? Elastic, because the keys recover their quiescent place
in time equal to the displacing. Universal, bccanse the
same instrument may be instantly altered to any degree
hard, or soft touch, so that ten thousand or more per
fowners, all different, may each find the touch they pre
fer. mar 24-?tf
COLD 8PR1NO WATER CURE.
TMUTTS NEW AND SPLENDID ESTABLISHMENT for
the scientific treatment of the various disease* with
which the human system is afflicted, is situated about
three miles from the city of Buffalo, in a rural spot, and
so accessible from all points as to be reached without in
convenience or delay.
A line of omnibuses runs from the steamboat landing*
in Buffalo to the spring* every ten minute*.
The house and ground* are near the extensive and
beautiful preen-howes and nurseries of the Messrs. Hodges
A Bryants; and the ncenery in ail directions is unsur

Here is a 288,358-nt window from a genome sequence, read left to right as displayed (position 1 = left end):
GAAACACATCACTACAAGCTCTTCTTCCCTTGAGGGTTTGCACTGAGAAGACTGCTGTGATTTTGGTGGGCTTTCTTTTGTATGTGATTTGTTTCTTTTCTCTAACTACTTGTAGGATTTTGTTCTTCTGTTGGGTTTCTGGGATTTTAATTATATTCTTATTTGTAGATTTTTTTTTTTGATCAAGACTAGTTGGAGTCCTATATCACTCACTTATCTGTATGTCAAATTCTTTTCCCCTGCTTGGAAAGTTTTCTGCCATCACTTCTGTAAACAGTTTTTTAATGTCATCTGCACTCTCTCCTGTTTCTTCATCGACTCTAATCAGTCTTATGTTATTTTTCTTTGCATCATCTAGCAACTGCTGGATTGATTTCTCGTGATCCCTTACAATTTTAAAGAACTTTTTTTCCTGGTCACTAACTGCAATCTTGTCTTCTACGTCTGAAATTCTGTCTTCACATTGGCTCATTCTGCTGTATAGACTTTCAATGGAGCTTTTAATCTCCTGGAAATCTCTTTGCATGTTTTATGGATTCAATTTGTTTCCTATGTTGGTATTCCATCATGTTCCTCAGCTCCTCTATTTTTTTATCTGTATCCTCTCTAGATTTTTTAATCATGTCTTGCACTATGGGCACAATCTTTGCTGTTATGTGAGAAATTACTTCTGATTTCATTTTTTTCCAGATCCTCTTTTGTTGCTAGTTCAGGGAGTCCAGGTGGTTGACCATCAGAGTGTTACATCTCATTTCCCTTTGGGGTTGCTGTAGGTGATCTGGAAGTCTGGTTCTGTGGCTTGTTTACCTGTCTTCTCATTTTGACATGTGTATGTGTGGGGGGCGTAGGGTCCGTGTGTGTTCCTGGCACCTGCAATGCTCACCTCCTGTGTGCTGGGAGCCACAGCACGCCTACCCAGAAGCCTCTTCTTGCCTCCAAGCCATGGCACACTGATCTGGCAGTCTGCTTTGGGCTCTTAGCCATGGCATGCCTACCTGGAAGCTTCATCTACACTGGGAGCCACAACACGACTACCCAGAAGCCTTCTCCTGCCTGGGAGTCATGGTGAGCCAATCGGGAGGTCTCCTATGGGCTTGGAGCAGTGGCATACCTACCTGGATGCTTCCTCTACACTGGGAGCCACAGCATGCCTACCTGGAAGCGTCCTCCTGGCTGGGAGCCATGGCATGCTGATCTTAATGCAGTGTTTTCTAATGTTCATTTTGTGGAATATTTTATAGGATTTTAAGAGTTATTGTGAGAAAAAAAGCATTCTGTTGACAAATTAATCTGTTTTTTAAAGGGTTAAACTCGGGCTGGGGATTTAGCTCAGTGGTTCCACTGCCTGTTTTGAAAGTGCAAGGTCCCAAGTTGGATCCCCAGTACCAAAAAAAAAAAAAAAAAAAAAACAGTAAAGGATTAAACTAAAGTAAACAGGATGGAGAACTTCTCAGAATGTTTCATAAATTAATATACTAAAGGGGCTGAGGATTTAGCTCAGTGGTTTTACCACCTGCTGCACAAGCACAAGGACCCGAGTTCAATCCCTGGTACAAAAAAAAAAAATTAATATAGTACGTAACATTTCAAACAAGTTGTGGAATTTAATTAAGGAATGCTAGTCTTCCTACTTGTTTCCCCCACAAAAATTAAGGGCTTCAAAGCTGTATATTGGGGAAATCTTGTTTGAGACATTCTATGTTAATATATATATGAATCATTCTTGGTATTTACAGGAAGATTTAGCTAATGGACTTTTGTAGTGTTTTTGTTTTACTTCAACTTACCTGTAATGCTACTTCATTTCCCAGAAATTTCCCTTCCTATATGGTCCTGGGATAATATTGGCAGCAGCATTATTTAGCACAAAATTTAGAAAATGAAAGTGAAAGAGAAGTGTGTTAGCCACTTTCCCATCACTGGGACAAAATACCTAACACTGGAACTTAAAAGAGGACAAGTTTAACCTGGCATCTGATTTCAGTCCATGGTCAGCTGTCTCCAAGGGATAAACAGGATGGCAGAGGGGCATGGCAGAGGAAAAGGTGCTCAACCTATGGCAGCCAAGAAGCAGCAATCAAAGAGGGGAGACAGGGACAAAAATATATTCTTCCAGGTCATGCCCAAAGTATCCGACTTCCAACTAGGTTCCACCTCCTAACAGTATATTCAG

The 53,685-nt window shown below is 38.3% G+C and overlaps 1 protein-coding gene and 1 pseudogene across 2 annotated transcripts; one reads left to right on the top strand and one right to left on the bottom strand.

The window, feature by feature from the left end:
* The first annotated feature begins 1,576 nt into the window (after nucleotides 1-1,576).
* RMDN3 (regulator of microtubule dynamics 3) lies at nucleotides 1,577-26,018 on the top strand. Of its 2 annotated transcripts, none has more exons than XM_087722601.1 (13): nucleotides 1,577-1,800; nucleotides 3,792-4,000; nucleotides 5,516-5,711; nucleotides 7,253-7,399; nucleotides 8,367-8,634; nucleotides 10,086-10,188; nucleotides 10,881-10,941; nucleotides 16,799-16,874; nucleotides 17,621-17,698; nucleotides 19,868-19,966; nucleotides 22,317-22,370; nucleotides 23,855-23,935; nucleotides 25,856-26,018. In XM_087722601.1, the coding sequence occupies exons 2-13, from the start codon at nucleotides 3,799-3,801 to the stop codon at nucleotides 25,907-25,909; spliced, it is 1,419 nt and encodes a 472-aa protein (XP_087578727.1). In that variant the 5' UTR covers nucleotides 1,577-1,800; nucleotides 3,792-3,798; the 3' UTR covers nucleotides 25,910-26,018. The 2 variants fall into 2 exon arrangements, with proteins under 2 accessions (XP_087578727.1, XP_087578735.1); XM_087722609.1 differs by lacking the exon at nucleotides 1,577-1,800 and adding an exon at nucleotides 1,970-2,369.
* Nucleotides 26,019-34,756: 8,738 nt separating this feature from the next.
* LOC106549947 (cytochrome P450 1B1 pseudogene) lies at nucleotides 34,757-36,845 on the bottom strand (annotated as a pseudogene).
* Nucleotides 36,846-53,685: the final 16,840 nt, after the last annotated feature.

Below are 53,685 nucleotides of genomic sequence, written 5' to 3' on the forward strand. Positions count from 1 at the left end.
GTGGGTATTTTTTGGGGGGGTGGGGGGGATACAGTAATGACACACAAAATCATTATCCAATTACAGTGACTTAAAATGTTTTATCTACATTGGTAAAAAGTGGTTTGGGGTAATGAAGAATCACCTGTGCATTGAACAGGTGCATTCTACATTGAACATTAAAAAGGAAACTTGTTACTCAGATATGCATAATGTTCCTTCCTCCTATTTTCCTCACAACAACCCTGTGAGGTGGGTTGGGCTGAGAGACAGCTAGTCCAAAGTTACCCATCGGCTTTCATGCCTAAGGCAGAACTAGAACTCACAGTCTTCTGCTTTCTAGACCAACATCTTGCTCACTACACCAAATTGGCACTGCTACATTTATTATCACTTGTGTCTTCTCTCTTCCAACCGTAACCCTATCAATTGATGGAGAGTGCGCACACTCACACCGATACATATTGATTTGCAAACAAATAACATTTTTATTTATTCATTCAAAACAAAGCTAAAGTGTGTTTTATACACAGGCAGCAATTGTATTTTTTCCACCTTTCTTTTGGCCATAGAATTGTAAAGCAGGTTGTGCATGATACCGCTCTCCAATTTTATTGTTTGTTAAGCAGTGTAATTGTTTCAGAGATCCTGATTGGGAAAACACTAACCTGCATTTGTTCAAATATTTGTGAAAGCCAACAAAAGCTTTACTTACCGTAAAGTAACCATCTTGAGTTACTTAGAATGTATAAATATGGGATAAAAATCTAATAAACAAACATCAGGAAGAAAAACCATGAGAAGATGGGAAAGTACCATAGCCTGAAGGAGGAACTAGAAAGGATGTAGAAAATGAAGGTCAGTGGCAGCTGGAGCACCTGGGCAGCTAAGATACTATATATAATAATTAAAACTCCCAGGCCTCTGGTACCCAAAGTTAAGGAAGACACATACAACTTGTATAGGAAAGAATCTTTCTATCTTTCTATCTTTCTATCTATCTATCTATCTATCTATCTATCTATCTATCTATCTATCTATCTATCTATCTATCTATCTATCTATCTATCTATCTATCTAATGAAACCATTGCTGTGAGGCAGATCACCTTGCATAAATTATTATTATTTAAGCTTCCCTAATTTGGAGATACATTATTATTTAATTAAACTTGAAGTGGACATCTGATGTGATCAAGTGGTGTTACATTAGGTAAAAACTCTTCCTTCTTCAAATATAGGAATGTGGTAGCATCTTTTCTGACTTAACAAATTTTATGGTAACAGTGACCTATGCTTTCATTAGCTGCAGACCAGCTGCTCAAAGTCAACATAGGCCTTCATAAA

passed, as regards either variety or beauty; embracing
points of view, from which may be taken in at a glance
the broad expanse of lake Krie, the Niagara flowing ma
jestically towards the Fall*, extensive threats, and the
"Queen City or th? lake*," with Its moving panorama of
steamboats and ceaseless enterprise.
The water, taken immediately from the celebrated
"Cold Spring," is unsurpassed as regards coldness and
purity, by any In the United States. The house, recently
erected at a cost of about seven thousand dollar*, has Men
fitted up In a neat and elegant stylo, at considerable ex
tra expense, and Is sufficiently capacious to accommodate
Connected with the establishment, and constituting one
of its attractions, are the fixtures and convenience* for in